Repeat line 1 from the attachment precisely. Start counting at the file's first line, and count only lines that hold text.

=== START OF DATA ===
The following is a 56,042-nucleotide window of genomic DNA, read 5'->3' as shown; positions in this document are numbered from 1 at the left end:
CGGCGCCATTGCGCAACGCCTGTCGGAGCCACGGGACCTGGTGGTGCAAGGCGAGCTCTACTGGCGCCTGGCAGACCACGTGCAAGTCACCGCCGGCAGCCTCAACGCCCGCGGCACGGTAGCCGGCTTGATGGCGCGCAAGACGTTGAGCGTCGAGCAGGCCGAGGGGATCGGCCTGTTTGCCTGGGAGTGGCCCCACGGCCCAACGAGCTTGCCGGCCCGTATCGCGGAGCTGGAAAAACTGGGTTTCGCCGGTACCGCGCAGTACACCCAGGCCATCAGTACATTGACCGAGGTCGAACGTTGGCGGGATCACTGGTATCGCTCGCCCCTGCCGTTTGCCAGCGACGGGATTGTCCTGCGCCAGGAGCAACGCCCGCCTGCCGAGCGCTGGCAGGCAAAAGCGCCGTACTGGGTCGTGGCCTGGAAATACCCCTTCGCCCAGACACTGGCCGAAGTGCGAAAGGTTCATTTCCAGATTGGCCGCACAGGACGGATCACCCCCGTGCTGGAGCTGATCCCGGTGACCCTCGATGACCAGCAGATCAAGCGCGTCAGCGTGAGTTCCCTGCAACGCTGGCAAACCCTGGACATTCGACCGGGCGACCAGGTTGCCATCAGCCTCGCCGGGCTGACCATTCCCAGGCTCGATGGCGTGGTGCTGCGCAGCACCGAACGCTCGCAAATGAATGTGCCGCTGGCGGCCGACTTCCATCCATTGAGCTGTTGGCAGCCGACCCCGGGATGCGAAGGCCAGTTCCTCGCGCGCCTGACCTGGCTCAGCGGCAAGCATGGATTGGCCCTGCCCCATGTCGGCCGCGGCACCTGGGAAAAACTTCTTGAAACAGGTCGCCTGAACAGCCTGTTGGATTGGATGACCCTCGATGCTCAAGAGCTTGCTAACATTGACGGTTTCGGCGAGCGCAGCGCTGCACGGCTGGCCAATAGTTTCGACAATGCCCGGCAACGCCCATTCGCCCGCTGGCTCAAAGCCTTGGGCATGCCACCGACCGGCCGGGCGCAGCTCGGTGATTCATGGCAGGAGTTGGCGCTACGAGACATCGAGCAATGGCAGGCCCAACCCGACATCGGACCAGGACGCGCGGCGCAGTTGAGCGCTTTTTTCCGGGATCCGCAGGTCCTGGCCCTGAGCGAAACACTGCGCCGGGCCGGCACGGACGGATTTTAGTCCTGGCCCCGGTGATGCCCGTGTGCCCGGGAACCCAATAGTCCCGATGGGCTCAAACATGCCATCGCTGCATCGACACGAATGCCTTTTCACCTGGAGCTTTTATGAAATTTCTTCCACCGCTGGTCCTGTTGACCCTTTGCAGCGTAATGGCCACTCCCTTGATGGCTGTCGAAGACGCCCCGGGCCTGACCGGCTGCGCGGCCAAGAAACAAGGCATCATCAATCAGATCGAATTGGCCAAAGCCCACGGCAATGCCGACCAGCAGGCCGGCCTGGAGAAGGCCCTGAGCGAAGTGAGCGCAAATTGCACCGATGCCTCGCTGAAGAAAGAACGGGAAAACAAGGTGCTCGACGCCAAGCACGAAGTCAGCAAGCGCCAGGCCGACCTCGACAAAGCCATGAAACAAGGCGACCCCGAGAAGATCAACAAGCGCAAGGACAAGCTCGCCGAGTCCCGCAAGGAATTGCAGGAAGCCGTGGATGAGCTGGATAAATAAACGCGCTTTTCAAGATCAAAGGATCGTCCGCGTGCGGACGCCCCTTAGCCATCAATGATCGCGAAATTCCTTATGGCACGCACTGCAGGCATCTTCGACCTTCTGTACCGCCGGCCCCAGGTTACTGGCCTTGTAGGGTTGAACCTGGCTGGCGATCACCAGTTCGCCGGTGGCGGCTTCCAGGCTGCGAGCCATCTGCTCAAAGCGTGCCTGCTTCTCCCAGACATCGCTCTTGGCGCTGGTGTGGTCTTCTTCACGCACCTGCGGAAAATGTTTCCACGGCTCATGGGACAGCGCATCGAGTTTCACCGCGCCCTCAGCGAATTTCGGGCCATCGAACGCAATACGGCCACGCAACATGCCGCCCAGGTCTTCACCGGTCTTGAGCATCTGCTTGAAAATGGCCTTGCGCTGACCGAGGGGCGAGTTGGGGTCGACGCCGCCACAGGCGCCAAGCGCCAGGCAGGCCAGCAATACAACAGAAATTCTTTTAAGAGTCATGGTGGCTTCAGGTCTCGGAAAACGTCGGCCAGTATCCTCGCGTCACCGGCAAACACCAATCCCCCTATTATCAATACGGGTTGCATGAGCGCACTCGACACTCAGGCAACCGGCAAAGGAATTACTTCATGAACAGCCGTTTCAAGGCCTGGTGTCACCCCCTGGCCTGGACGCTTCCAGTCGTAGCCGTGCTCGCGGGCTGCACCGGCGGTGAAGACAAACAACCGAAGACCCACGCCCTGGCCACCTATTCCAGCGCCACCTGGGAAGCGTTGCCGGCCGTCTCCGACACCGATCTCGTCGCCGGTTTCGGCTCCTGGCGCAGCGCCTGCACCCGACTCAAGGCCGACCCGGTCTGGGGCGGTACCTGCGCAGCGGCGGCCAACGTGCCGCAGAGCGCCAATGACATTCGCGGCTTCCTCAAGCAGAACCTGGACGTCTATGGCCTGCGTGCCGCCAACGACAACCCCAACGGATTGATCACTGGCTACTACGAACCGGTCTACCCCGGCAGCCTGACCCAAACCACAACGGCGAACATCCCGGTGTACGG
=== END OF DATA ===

The following is a 56,042-nucleotide window of genomic DNA, read 5'->3' as shown; positions in this document are numbered from 1 at the left end: